This eggcellent news is nothing to yolk about.

Eggs have long been a point of contention among health experts, with some claiming the ovum is hell on the heart.

Yet, research dispels the belief that eggs are harmful to the cardiovascular system and even suggests that a daily dose of this superfood could be a bigger benefit than previously thought.

The results of a large-scale study of nearly half a million people in China over a period of nine years found that those who ate up to one egg per day had a lower risk of heart disease and stroke.

Prof Nita Forouhi from the University of Cambridge explains, “The take-home message of this research is that, at the very least, up to one egg a day is not linked with raised cardiovascular risk, and at best, up to one egg a day may even have health benefits.”

In the 21st century, eggs have fallen out of favor as a go-to, owing to reports about their negative effect on cholesterol and changing eating habits, which have seen people swap eggs for smoothies, save for this subset of ovum obsessors who down hardboiled eggs on the daily in an attempt to lose weight.

Low cost (sort of) and low calorie, an average-sized egg contains about 6 to 7 grams of protein.

According to author and specialist Dr. Federica Amati, our protein needs change as we age, and eggs are an excellent way to meet those needs. She explains that after 40, “Typically, we become more insulin resistant. And insulin is this hormone, which is really important for the uptake of all nutrients into cells, which is why there’s a recommendation for more protein for older adults.”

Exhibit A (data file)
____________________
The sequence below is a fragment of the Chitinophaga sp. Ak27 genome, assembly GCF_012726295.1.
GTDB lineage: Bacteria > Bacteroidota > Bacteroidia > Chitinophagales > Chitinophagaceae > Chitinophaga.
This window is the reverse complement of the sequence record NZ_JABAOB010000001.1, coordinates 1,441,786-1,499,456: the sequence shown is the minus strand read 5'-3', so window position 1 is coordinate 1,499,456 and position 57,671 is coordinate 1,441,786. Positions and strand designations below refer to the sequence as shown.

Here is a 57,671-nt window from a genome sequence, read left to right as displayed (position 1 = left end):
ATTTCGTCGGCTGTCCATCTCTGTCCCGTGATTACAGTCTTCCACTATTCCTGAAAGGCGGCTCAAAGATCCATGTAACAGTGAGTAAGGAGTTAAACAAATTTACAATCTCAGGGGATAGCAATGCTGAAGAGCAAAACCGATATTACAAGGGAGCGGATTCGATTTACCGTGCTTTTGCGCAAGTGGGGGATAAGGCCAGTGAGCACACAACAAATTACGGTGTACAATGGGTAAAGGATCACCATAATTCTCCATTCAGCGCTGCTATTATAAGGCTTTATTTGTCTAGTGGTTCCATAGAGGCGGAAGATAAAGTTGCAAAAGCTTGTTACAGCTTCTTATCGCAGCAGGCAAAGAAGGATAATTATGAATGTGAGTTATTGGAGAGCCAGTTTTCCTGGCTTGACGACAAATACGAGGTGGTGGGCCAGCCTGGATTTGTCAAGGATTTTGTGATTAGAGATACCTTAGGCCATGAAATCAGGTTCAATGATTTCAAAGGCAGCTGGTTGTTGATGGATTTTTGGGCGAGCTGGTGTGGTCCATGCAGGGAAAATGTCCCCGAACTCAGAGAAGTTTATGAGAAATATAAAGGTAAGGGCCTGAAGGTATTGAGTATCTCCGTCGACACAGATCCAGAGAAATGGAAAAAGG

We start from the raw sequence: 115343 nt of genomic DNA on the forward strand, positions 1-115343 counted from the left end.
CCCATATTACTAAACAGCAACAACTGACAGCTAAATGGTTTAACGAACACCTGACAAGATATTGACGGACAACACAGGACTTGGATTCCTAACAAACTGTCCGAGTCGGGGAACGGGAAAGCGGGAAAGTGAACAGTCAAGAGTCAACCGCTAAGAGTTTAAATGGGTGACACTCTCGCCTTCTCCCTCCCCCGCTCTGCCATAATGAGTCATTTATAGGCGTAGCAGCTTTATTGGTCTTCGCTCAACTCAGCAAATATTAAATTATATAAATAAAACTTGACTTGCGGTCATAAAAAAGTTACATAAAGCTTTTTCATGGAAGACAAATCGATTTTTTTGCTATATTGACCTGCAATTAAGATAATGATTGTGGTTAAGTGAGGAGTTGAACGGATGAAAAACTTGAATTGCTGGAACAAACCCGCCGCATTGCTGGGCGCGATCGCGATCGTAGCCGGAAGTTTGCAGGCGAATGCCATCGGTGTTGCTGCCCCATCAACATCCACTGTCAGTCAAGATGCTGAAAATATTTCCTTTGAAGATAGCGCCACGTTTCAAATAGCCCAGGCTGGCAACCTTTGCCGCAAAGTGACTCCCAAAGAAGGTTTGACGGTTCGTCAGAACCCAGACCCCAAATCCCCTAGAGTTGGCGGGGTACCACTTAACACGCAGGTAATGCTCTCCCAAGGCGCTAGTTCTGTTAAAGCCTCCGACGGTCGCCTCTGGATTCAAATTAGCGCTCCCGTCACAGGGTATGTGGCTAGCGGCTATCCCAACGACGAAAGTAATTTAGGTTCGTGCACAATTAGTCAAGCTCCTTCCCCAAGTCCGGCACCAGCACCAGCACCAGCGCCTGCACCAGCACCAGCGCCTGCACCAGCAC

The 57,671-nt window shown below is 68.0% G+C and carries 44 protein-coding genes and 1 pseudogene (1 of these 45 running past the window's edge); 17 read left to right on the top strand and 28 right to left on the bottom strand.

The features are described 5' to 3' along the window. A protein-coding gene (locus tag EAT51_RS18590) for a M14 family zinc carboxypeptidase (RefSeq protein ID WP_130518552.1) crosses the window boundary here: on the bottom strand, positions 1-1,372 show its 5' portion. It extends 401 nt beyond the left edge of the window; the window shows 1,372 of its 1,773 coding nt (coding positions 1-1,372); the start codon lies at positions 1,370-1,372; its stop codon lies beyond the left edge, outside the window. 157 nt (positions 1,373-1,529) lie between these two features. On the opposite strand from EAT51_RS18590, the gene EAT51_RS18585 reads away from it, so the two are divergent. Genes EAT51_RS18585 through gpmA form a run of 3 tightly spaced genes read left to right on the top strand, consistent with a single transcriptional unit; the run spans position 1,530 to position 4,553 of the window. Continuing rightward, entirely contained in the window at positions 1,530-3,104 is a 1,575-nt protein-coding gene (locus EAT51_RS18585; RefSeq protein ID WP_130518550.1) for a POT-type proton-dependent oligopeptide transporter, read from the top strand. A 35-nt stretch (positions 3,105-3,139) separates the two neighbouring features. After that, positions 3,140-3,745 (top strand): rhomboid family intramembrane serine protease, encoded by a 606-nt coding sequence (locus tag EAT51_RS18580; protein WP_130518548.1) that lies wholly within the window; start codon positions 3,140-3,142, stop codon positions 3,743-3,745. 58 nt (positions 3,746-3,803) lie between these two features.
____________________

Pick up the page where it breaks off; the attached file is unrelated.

Amati stressed the importance of nutrient-dense meals at every age, particularly among the elderly, who suffer the consequences of dehydration and malnutrition more acutely.

A protein-rich diet is also linked to weight loss, as eggs have been shown to promote feelings of fullness, reducing the urge to overeat, especially when consumed at breakfast time.

Ian Marber, a nutrition therapist, told The Times: “Eggs are a good source of protein, which fills you up, and contain amino acids, omega 3 fatty acids, vitamins D and B12. They are also naturally good sources of choline, which is needed for transmission of nerve signals, and lutein and zeaxanthin that help protect our eyes as we age.”

Lutein and zeaxanthin, found in the yolk of chicken eggs, have been shown to reduce the risk of cataracts and macular degeneration, the leading causes of blindness in people 55 and older, while egg whites contain the amino acid proline, which the body needs to produce collagen.

Low in saturated fat, eggs are also an excellent source of Riboflavin, iron, zinc, phosphorous, folate and choline.

But those miracle yolks do have some drawbacks.

As The Post reports, while eggs can be a nutrient-packed part of a healthy diet, they also contain high amounts of cholesterol, which might be questionable for people who are concerned about their LDL levels.

To keep their health sunny side up, adults are advised to limit their consumption of eggs to seven per week.

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